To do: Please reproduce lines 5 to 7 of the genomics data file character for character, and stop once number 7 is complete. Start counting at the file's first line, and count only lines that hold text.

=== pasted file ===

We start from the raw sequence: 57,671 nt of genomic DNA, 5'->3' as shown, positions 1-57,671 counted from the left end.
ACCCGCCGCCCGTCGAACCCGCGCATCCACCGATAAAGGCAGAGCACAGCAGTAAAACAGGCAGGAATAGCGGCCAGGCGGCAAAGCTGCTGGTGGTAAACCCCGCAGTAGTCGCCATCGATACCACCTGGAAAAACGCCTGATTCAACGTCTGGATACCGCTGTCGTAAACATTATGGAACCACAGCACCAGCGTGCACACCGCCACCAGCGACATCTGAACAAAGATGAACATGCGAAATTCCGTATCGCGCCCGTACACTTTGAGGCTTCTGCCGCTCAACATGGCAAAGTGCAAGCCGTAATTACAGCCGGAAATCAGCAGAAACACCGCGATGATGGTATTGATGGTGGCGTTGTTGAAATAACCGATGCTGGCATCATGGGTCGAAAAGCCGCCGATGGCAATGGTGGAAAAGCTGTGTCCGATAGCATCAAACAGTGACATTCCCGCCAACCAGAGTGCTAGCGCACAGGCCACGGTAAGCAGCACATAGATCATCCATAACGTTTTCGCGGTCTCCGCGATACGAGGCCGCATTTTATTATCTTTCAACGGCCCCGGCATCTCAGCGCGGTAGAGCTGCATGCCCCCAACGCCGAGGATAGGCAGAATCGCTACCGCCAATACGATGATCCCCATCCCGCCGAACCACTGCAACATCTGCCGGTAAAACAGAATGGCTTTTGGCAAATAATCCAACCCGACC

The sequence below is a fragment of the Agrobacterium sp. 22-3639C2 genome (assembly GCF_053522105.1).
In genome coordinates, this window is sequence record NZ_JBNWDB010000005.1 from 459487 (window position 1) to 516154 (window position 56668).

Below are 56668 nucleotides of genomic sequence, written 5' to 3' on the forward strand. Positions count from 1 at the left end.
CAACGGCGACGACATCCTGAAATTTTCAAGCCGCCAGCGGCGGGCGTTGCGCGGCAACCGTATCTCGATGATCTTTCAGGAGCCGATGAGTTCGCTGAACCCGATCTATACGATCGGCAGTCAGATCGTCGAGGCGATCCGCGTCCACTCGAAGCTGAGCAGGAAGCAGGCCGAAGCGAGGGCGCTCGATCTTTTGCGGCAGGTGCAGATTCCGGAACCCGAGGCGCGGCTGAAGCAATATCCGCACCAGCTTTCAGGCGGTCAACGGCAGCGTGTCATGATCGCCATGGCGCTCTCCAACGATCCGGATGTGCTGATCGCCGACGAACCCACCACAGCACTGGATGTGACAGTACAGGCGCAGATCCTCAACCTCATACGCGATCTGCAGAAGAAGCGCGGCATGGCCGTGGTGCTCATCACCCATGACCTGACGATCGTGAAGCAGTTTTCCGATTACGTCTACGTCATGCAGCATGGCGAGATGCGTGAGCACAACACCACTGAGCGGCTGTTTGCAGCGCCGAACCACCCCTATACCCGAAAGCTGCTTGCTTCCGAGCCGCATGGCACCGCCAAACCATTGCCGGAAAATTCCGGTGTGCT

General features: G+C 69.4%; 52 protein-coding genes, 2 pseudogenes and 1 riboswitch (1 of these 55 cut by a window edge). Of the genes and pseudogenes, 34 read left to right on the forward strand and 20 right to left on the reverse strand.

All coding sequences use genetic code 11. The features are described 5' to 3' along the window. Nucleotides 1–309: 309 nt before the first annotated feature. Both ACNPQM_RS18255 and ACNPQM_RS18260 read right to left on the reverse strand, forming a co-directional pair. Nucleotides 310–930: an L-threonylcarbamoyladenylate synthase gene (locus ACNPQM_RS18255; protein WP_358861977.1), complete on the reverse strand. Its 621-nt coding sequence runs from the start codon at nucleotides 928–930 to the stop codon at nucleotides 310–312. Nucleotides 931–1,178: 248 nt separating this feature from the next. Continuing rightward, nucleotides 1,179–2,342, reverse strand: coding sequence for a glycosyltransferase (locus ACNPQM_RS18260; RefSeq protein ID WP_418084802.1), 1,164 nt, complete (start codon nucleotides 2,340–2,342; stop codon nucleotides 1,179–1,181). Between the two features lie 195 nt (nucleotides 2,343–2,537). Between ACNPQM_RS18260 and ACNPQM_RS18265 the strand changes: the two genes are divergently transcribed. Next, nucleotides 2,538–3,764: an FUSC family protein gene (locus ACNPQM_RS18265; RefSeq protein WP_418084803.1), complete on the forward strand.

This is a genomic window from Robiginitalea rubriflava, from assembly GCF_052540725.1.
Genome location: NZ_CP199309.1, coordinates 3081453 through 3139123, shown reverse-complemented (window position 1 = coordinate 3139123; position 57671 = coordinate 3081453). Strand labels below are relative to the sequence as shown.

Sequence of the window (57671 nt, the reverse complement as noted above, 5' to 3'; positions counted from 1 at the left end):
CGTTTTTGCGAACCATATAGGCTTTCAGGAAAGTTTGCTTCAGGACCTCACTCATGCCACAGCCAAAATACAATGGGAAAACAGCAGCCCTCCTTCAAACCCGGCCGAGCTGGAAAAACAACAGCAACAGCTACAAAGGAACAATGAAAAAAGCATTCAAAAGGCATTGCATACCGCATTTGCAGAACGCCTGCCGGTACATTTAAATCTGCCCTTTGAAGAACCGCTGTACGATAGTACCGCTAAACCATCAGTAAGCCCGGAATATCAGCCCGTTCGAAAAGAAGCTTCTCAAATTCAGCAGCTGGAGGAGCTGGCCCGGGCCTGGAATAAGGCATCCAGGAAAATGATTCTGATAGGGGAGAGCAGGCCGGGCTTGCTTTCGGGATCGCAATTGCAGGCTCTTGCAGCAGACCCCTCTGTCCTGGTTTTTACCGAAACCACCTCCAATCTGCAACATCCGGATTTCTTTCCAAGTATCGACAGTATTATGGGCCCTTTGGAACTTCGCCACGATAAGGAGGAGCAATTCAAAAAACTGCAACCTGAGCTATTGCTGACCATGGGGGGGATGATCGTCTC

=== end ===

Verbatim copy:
Below are 56668 nucleotides of genomic sequence, written 5' to 3' on the forward strand. Positions count from 1 at the left end.
CAACGGCGACGACATCCTGAAATTTTCAAGCCGCCAGCGGCGGGCGTTGCGCGGCAACCGTATCTCGATGATCTTTCAGGAGCCGATGAGTTCGCTGAACCCGATCTATACGATCGGCAGTCAGATCGTCGAGGCGATCCGCGTCCACTCGAAGCTGAGCAGGAAGCAGGCCGAAGCGAGGGCGCTCGATCTTTTGCGGCAGGTGCAGATTCCGGAACCCGAGGCGCGGCTGAAGCAATATCCGCACCAGCTTTCAGGCGGTCAACGGCAGCGTGTCATGATCGCCATGGCGCTCTCCAACGATCCGGATGTGCTGATCGCCGACGAACCCACCACAGCACTGGATGTGACAGTACAGGCGCAGATCCTCAACCTCATACGCGATCTGCAGAAGAAGCGCGGCATGGCCGTGGTGCTCATCACCCATGACCTGACGATCGTGAAGCAGTTTTCCGATTACGTCTACGTCATGCAGCATGGCGAGATGCGTGAGCACAACACCACTGAGCGGCTGTTTGCAGCGCCGAACCACCCCTATACCCGAAAGCTGCTTGCTTCCGAGCCGCATGGCACCGCCAAACCATTGCCGGAAAATTCCGGTGTGCT

General features: G+C 69.4%; 52 protein-coding genes, 2 pseudogenes and 1 riboswitch (1 of these 55 cut by a window edge). Of the genes and pseudogenes, 34 read left to right on the forward strand and 20 right to left on the reverse strand.